Blue is a complex and sometimes contradictory color, yet it is rich with rewards — if you know how to use it. There are many shades of blue, so which do you choose?
The Many Moods of Blue
Finding the right blue is determined by matching the tone or shade to the occasion. Let’s explore some of blue’s moods so that we can find the right shade of blue for you and your room.
• On the dark end of the spectrum, blue invokes trust, intelligence, and authority.
• A bright blue, in the middle of the spectrum, can suggest cleanliness (thanks to associations with water), strength, or dependability.
• At the light end of the spectrum, a ‘sky’ blue can inspire feelings of serenity and calm.
If you’re thinking about how you can use blue, let’s talk first about the room in question and match the use of that room with specific characteristics of blue.
Putting Blue to Work for You
When choosing blue for a space, be sure that the room’s function matches the color’s tone.
If the room is one in which mental stimulation is required, like an office, try a brighter blue – on the darker end of the spectrum. It will help to create an engaging and dynamic mood for the room. From a color psychology perspective, blue is reliable and responsible, so if you want to take on those qualities, work in a darker blue room.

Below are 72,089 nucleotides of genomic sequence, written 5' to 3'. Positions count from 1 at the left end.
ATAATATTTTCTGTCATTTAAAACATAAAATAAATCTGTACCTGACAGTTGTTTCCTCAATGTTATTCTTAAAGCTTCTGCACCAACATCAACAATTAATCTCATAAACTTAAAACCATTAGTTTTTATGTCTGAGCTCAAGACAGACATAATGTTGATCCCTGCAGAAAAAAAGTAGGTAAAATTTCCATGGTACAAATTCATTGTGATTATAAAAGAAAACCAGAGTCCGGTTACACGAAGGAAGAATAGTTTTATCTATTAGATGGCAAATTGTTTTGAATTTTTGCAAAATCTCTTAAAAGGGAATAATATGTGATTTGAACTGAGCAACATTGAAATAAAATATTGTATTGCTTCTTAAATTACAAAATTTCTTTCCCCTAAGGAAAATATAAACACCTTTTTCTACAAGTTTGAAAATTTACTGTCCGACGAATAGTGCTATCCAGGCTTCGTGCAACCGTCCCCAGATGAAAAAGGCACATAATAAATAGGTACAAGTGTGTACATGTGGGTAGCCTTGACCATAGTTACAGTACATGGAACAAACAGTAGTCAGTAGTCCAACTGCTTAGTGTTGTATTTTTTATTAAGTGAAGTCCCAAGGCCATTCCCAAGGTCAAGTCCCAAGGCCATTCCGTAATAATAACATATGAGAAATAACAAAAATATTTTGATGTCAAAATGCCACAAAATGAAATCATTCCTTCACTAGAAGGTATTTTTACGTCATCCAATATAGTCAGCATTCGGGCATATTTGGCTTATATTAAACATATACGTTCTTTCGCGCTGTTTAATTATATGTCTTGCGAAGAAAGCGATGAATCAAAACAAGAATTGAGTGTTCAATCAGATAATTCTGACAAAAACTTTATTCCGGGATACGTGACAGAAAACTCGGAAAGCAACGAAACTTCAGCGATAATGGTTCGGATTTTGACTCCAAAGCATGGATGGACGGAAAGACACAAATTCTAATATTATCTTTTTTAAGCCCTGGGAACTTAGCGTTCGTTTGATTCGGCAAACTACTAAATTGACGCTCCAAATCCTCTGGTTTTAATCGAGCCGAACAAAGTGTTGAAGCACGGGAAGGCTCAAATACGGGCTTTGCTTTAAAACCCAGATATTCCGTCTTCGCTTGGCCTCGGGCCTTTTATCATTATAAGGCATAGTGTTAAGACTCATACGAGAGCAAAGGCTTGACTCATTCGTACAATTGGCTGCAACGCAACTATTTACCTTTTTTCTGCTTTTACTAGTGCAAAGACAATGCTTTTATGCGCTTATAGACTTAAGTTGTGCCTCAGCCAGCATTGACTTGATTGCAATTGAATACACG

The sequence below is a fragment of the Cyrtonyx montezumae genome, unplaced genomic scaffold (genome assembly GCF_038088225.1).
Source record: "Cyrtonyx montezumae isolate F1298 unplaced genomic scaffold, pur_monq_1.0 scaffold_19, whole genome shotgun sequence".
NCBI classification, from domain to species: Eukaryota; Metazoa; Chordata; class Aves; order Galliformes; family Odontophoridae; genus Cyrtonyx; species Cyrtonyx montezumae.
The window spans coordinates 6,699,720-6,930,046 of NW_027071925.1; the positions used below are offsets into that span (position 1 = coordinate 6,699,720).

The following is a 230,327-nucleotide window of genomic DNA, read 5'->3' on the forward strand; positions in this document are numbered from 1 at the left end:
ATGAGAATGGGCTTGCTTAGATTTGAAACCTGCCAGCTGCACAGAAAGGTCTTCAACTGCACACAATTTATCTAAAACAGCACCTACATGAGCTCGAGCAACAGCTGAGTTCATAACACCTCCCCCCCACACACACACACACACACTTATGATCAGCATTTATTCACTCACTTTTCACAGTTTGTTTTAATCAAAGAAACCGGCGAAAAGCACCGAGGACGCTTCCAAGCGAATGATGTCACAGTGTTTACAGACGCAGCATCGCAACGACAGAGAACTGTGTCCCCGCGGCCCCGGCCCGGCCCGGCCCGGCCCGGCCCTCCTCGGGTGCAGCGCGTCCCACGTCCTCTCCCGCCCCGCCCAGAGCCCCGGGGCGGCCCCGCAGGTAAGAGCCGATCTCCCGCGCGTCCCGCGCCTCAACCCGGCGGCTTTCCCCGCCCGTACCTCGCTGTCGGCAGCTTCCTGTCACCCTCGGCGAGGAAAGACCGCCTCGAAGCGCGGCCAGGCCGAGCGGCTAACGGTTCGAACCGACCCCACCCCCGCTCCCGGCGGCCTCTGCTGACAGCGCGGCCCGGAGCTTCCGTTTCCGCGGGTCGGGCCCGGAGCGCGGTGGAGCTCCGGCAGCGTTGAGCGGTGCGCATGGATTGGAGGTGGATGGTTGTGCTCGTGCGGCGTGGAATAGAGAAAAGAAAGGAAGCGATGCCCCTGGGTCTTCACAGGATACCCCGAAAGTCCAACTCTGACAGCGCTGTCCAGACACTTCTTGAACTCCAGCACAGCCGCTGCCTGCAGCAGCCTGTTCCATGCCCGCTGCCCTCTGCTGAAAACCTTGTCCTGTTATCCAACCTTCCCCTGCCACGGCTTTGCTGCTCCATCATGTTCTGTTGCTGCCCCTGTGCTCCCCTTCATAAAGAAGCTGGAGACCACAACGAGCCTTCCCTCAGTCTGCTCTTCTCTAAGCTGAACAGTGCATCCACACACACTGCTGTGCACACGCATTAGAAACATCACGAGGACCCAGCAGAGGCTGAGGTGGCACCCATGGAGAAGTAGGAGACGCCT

If you have a room in which calm or peace is desired (bathroom, yoga or meditation room), opt for a light ‘sky’ blue. Pale blue can actually lower pulse rate and body temperature, evoking feelings of relaxation. There’s a reason that so many spas include blue in their color palettes!
If you are thinking of painting your kitchen or dining room blue, remember the physical effects of this color. Because it relaxes the body and lowers pulse rate, it is also reducing metabolism. So food may not taste as good in a blue room. And since blue is rarely seen in fruits and vegetables, it is not thought of as an appetizing color. If blue is your choice for eating areas, try placing blue accessories around the room: rugs, seat cushions, placemats, plates, glassware, vases and flowers. You may find that this is ‘blue enough’ for you.
From ‘blue ribbon’ prizes and IBM’s supercomputer Deep Blue, to the Blue Room in the White House, there are many great reasons for using this soothing color.